Q: Do you think that the COVID-19 pandemic has strengthened the focus on food safety?

ML: COVID-19 is having a huge impact on everyone across all countries. To-date no person has been infected with COVID-19 via food. However, at the same time there continue to be many foodborne illnesses that can threaten our health and wellbeing. These risks are why we are raising awareness of food safety through the World Food Safety Day. Many of the activities that keep us away from COVID-19 will also help prevent many of the foodborne illnesses – especially handwashing, one of the simplest yet among the most effective preventative measures. At the same time, the world has learned that the health and safety of our farmers and food workers is critical to ensure that all of us have access to safe and nutritious food.

Q: UN days are about raising awareness and inspiring action. Did WFSD do either or both of those – from what you saw?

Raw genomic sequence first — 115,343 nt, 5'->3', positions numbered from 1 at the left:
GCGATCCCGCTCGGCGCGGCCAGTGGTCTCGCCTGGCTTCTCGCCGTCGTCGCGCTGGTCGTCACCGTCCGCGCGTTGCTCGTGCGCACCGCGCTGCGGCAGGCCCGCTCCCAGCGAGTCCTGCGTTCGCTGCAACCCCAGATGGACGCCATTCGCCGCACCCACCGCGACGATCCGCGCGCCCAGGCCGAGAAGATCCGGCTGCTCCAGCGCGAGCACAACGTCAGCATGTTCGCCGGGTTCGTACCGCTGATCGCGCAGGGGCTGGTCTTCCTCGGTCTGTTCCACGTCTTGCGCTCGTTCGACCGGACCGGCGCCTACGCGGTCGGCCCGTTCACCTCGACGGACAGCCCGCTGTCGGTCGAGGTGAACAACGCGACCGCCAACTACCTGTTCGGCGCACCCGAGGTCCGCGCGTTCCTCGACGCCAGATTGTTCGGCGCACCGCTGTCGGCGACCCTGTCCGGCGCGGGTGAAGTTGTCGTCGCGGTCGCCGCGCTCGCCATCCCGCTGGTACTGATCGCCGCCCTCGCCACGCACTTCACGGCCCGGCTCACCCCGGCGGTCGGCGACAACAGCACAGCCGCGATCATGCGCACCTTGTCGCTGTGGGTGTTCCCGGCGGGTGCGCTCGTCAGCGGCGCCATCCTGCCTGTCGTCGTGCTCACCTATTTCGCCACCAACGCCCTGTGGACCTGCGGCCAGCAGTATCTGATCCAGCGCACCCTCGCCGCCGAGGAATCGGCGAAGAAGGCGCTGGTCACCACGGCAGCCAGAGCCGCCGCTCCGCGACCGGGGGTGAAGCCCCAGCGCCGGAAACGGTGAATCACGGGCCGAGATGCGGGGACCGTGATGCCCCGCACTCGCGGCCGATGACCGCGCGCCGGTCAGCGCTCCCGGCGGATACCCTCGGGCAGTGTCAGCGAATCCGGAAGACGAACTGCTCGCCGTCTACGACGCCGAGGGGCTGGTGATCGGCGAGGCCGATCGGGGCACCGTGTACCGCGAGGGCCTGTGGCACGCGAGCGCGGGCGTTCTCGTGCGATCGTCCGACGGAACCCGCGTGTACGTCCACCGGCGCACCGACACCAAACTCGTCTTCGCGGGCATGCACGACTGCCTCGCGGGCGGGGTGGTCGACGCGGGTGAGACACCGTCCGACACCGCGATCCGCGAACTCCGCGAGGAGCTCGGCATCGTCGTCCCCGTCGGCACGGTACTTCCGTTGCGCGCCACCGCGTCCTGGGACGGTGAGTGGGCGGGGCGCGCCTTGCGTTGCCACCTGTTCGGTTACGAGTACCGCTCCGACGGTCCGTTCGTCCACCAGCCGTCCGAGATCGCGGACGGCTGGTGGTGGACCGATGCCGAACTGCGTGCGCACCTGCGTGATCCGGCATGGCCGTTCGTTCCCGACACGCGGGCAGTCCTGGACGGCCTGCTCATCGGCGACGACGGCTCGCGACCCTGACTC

ML: World Food Safety Day is a very young day – 2020 was only the second opportunity to celebrate food safety all over the world on the same day. We have been impressed and amazed by the enthusiasm that people all over the world have brought forward to help us celebrate this event. We noticed a very large number of events, in small and large groups, from regulators, industry, consumers and other stakeholders, and we know that there had been even more events. Yes, for a 2-year old UN day, I believe we all have been very successful in raising awareness of the importance of food safety and I am already excited to start the planning process for 2021. We truly believe we can make World Food Safety Day on 7 June 2021 even bigger.   

Q: What message did you have that you would like for audiences to remember beyond WFSD?

ML: Never take food safety for granted. Food is only safe if we all work together to keep it safe. And never forget: if it is not safe, it is not food!